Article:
Legacy carriers with high premium seating fare badly in first fuel efficiency study of transatlantic routes
Tue 17 Nov 2015 – Analysis comparing the fuel efficiency of top 20 airlines on transatlantic routes finds a sizeable gap between the most and least efficient carriers, with low-cost Norwegian comfortably leading the table, which is propped up by major legacy carriers British Airways, SAS and Lufthansa. Seating configuration and the number of first and business class seats, plus the fuel burn of the aircraft operated, are the two most important factors influencing airline fuel efficiency. Together they explain about 80% of the variation in efficiency among the airlines studied by the International Council of Clean Transportation (ICCT). Other drivers of efficiency such as passenger load factors and freight carriage were found to be relatively less important.
ICCT has carried out analysis of the most fuel efficient carriers on domestic routes in the United States for the past four years, and found a gap of 25% between the best and worst performers in 2014. However, it estimates the transatlantic efficiency gap for the same year to be around double that at 51%. The three least efficient airlines were collectively responsible for one-fifth of transatlantic available seat kilometres (ASKs) and burned 44% to 51% more fuel per passenger kilometre than the most efficient, Norwegian.
With a predominant fleet of new, advanced Boeing 787-8 aircraft, Norwegian’s overall average fuel efficiency was 40 passenger-kilometres per litre (pax-km/l), attaining 42 pax-km/l on its most prominent route between Oslo and New York JFK. At 86%, the carrier’s efficiency also benefits from a high load factor and a below average (11%) prevalence of business and first class seats. Although facing opposition from some quarters in the US, Norwegian is seeking to expand its transatlantic services and last week was granted an operating licence by the UK authorities that allows it access to bilateral rights to new destinations in Asia, South America and South Africa.
Other airlines that performed above the industry average of 32 pax-km/l were Airberlin (35 pax-km/l) and Aer Lingus (34 pax-km/l), followed by KLM, Air Canada, Aeroflot, Turkish and Air France, all with a fuel effiency of 33 pax-km/l (see table below). KLM was the top-ranked full service legacy carrier due in part to achieving the highest average passenger load factor (88%) compared to its rivals. Although it had a slightly older fleet at 13 years than the average fleet age for all the ranked airlines that included relatively inefficient Boeing 747-400 and MD-11 aircraft, KLM used more efficient Airbus A330s on a high proportion of operations (43% of ASKs).
British Airways’ surprisingly poor performance can be attributed to heavy use of the 747-400 aircraft (48% of ASKs), its 15-year-old fleet and industry-leading use of premium seating (24%, almost double the industry average). The airline’s commitment to the 747-400, suggests the ICCT analysis report, is due to its lower capital costs and a necessity to manage capacity constraints at London Heathrow. BA also operates all-business class Airbus A318 flights between London City and New York JFK.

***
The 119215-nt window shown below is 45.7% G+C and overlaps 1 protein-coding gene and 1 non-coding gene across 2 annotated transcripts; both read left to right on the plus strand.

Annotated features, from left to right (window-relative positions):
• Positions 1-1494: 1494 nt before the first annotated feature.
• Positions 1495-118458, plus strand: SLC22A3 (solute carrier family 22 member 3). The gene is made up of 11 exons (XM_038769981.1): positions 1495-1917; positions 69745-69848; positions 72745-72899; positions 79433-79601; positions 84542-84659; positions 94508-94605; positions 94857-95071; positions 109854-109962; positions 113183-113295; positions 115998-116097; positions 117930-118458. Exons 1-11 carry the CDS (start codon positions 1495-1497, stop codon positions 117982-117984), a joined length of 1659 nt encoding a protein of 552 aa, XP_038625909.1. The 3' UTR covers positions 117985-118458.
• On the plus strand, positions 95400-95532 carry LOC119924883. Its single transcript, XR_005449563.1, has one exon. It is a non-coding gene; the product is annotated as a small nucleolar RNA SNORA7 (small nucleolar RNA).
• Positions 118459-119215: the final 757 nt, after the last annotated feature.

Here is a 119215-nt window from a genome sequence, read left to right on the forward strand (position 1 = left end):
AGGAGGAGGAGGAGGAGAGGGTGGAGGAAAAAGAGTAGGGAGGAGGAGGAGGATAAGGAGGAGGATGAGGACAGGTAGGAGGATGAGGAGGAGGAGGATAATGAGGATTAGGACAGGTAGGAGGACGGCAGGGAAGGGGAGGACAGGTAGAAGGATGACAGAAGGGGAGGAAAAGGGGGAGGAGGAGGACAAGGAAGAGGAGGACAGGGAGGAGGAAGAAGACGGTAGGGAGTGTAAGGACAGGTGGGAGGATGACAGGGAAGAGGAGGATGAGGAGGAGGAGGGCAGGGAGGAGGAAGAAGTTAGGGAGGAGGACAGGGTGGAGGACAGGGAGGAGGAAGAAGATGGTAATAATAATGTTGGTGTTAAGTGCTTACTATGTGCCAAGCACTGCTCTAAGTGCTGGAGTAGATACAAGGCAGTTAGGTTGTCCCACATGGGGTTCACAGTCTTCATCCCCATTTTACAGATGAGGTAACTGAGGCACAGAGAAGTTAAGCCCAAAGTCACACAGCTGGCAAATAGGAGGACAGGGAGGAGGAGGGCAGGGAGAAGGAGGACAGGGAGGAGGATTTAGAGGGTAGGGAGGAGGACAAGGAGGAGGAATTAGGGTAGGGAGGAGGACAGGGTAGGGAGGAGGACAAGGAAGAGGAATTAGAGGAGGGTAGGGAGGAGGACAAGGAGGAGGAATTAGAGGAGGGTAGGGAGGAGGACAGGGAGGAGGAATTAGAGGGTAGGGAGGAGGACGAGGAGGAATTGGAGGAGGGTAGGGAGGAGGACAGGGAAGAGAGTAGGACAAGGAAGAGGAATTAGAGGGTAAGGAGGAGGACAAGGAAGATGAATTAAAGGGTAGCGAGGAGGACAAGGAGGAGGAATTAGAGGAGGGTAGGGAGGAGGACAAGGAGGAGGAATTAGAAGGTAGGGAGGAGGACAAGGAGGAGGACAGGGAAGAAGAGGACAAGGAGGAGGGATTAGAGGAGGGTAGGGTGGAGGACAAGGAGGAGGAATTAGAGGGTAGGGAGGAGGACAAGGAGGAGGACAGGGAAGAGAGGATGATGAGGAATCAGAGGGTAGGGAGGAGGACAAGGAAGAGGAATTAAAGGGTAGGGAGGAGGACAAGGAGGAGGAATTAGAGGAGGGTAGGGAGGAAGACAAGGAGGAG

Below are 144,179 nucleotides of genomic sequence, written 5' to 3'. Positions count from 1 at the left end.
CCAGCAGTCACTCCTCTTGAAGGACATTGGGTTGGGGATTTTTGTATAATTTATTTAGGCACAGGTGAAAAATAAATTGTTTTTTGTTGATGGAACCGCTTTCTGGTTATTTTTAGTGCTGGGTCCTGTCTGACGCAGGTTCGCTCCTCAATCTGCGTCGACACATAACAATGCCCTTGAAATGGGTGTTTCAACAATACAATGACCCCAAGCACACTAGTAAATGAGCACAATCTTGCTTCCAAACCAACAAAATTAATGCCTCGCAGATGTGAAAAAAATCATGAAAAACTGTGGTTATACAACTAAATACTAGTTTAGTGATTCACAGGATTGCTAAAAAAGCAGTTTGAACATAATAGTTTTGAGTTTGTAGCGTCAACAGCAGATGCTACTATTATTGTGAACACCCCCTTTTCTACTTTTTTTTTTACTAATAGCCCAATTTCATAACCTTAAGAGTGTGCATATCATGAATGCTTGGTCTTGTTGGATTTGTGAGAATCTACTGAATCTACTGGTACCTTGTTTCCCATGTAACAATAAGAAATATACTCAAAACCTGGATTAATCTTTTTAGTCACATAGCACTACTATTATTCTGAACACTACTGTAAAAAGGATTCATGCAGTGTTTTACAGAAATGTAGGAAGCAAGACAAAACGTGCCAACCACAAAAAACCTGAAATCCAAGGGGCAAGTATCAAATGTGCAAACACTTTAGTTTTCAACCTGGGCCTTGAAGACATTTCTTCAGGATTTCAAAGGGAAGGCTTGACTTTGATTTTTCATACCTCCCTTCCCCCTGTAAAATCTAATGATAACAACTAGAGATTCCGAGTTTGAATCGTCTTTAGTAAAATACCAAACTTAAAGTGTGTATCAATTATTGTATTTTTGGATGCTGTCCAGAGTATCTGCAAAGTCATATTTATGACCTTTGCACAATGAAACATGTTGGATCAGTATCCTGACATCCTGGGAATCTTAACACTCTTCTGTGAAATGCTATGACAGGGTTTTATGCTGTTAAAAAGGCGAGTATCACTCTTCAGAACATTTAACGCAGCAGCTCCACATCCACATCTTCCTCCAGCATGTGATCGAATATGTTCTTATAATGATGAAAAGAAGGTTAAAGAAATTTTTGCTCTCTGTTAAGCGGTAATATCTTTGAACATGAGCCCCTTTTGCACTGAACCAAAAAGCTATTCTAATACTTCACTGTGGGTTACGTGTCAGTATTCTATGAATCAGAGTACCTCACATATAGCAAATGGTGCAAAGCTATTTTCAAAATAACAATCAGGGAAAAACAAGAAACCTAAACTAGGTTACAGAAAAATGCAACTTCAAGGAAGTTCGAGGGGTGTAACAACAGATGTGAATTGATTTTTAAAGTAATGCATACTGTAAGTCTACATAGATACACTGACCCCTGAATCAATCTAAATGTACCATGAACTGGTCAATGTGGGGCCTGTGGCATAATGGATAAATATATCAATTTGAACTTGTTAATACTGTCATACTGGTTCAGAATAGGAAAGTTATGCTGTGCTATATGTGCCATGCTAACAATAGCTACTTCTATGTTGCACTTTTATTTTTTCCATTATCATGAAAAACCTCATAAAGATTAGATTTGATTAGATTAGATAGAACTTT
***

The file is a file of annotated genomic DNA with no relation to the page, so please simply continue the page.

Although Lufthansa Group as a whole recorded fuel consumption of 3.84 litres of fuel per 100 kms (or about 26 pax-km/l) in 2014, Lufthansa’s transatlantic operations, with an average efficiency of 28 pax-km/l, was 44% higher than that of Norwegian’s. It flew 23% of ASKs on 747-400 aircraft, had an average overall fleet age of nine years and used extensive premium seating on transatlantic flights. In addition, where it operated the superjumbo A380-800 aircraft on its busiest route between Frankfurt and New York JFK, it managed only an average 78% passenger load factor.
The impact of premium seating on fuel efficiency is substantial, says ICCT. First and business class seats accounted for only 14% of ASKs flown on transatlantic routes in 2014 but were responsible for around one-third of total carbon emissions. For British Airways and another poor performer, Swiss, premium seating was responsible for almost one-half of their total emissions from passenger traffic.
ICCT estimates that around 46% of the variation in transatlantic fuel efficiency last year can be explained by differences in seating configuration, compared to 35% for the underlying fuel burn of the aircraft operated, with passenger load factor and freight carriage making up the remainder.
The findings, it concludes, suggest that some airlines at the bottom of the ranking may be underinvesting in fuel efficiency and spending more on fuel than necessary.
“The combination of older, less efficient aircraft with extensive premium seating makes the economic performance of the least efficient carriers vulnerable to fuel price volatility and any future policies to price aviation carbon,” said ICCT Program Director for aviation and co-author of the study, Dan Rutherford.
“It’s surprising to see such large differences in fuel efficiency on long-haul flights over the Atlantic. The airline you fly, and the aircraft they operate, really matters if you’re concerned about the climate. The report reinforces the need for policies to reduce carbon emissions from international aviation, namely carbon pricing and aircraft efficiency standards.”
Looking ahead, he suggests a future update for transatlantic carriers could also help evaluate relative changes in airline fuel efficiency over time and investigate the impact of new aircraft, for example the Boeing 787-9, on efficiency.
ICCT says it would like to expand the methodology it has used to cover additional routes, for example, transpacific. “Eventually, a global assessment of airline fuel efficiency may be appropriate, although data limitations for flights that occur entirely outside the US would need to be considered,” said Rutherford.